Warrawoona Group     Cowra Formation     Bendigo Zone     Hiltaba Suite     the Warrawoona Group rocks

but use lower case for informal (generic) and plural references:

The Cowra and Lachlan groups     an alluvial formation

Reminder. Initial capitals are used only for formal names. Informal and collective (plural) references to the same item do not need capitals.

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International standards and resources

A working group of the International Union of Soil Sciences is working on a universal classification of soils and plans to finalise the classification in 2018. The United States Department of Agriculture provides information about this process and previous published classifications.

Australian conventions and resources

The Australian soil and land survey field handbook (3rd edition; CSIRO Publishing) is also a useful resource.

The Australian Soil Classification has been widely adopted as the official national system for organising knowledge about Australian soils. It has been formally endorsed by the Australian Soil Conservation Council, an Australian Government ministerial council.

See also the Australian Soil Resource Information System (ASRIS).

As in biology, soils are classified in a hierarchical system; in Australia, the 5 categories are order, suborder, great group, subgroup and family. In the United States, an additional category is used: series (below the level of family).

In Australia, 14 soil orders are described. The names end in osols and have an initial capital:

Vertosols     Rudosols     Podosols

Use lower case for terms associated with carbon in soils, although the abbreviations are in capitals:

particulate organic carbon (POC)     humus organic carbon (HUM)     resistant organic carbon (ROC)     soil organic carbon (SOC)     major vegetation groups (MVGs) 

Reminder. Just because the abbreviation of a term is made up of capitals, it does not mean that the term has initial capitals when it is spelt out.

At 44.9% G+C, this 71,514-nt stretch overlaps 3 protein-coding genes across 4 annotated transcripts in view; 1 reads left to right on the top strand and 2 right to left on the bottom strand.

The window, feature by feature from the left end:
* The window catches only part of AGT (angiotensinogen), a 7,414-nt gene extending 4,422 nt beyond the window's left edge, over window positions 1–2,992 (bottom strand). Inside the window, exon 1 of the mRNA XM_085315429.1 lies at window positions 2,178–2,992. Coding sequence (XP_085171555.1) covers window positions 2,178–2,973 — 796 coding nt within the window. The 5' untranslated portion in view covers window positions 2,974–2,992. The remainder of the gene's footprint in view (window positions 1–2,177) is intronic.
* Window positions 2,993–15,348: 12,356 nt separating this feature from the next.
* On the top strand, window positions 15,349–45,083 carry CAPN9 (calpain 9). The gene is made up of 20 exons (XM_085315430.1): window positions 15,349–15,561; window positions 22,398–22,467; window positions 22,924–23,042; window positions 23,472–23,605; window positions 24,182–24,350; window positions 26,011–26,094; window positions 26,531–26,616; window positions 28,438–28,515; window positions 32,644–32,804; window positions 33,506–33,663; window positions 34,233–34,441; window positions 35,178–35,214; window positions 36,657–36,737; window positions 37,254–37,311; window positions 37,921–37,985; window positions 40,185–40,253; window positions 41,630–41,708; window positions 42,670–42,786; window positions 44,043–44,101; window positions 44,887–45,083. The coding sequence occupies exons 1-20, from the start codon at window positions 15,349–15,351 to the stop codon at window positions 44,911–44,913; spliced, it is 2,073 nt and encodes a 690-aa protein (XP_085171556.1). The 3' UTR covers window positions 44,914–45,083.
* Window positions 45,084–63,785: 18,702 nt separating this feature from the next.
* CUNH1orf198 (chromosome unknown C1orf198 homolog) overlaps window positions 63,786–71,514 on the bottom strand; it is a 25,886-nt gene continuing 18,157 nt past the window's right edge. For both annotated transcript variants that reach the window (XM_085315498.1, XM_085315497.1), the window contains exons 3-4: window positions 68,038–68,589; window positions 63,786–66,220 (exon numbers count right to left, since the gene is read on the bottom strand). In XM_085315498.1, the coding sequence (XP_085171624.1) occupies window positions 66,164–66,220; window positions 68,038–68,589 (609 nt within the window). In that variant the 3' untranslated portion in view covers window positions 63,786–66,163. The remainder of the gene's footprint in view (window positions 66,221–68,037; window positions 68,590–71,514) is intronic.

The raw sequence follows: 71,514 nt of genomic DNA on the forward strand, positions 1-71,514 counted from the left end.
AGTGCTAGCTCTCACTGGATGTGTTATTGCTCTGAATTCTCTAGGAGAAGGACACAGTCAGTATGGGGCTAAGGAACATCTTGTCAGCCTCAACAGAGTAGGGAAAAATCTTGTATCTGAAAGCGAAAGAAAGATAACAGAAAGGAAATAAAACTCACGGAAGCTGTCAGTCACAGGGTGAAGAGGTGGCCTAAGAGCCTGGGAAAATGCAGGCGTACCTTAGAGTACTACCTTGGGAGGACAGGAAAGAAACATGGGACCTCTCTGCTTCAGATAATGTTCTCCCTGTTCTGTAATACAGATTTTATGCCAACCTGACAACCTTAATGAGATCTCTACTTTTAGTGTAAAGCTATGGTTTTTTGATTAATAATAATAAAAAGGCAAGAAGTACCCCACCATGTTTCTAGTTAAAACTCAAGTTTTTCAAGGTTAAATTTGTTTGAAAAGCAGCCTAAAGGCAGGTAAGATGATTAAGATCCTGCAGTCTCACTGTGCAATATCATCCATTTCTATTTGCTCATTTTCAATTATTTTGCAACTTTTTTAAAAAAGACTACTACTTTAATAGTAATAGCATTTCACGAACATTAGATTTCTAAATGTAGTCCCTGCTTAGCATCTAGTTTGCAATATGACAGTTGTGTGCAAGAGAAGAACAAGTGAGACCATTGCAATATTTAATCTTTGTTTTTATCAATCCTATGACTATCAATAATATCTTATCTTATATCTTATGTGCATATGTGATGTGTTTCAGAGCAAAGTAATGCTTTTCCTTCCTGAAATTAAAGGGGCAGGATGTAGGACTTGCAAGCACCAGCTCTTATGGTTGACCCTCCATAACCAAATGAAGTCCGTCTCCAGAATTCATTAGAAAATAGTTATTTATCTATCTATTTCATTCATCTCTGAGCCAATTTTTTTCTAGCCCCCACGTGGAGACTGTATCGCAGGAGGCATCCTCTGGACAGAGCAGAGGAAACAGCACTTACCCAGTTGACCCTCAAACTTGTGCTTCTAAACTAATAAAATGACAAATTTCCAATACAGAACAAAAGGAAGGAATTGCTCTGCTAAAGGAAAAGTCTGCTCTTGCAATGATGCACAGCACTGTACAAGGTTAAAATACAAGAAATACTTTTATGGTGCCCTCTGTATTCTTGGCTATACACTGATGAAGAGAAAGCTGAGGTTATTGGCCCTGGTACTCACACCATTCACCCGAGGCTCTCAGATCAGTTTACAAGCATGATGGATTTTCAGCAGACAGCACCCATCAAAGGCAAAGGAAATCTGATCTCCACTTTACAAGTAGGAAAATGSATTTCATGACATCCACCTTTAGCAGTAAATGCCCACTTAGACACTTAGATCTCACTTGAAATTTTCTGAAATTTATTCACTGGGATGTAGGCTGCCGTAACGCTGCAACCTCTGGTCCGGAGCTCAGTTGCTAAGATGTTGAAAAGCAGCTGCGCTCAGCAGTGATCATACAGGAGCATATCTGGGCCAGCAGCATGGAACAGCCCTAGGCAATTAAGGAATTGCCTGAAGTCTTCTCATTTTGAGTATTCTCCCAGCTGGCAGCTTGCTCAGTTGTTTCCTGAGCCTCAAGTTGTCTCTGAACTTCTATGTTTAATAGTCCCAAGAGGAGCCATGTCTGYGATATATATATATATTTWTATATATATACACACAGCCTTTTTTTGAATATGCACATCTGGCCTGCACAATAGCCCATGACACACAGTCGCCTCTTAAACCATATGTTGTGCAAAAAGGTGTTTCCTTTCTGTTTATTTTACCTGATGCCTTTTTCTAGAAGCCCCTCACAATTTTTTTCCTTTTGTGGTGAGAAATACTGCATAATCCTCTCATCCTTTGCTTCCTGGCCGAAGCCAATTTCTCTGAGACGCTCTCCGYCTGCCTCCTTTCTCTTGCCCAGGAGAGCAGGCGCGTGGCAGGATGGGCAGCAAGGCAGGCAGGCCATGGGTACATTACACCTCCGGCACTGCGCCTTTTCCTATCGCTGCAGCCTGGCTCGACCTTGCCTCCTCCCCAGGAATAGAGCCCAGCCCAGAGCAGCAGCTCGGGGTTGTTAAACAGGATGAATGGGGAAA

Do not follow the name of a soil with soil:

Rudosols and Podosols were the most dominant   not   Rudosol and Podosol soils were the most dominant

Soil names are expressed in the form subgroup, great group, suborder, order, family. Use an initial capital for all names except family names. Family names comprise descriptive terms for 5 criteria: A horizon thickness, gravel of the surface, A1 horizon texture, B horizon texture and soil depth:

Bleached, Eutrophic, Red Chromosol; thin, gravelly, sandy/clayey, shallow

[Bleached is the subgroup, Eutrophic is the great group, Red is the suborder, Chromosol is the order, thin is the A horizon thickness, gravelly is the type of surface, sandy/clayey is the texture of the A1 and B horizons, and shallow is the soil depth.]

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International standards and resources

The International Mineralogical Association (IMA) has a Commission on New Minerals, Nomenclature and Classification that provides comprehensive information on mineral names (including spelling).

Australian conventions and resources

For minerals, the Geological Society of Australia is a member of the IMA, and Australian scientists follow the IMA classification.

See also Australia’s identified mineral resources and Australia’s mineral resource assessment, both published by Geoscience Australia.

Did you know? There are nearly 5,000 known minerals; the names of about 4,600 of these have been approved by the IMA.

Minerals are naturally occurring substances found on Earth, and are stable at room temperature. Minerals are different from rocks – for example, they have a specific chemical composition. Use lower case for mineral names:

diamond     gold     quartz     sapphire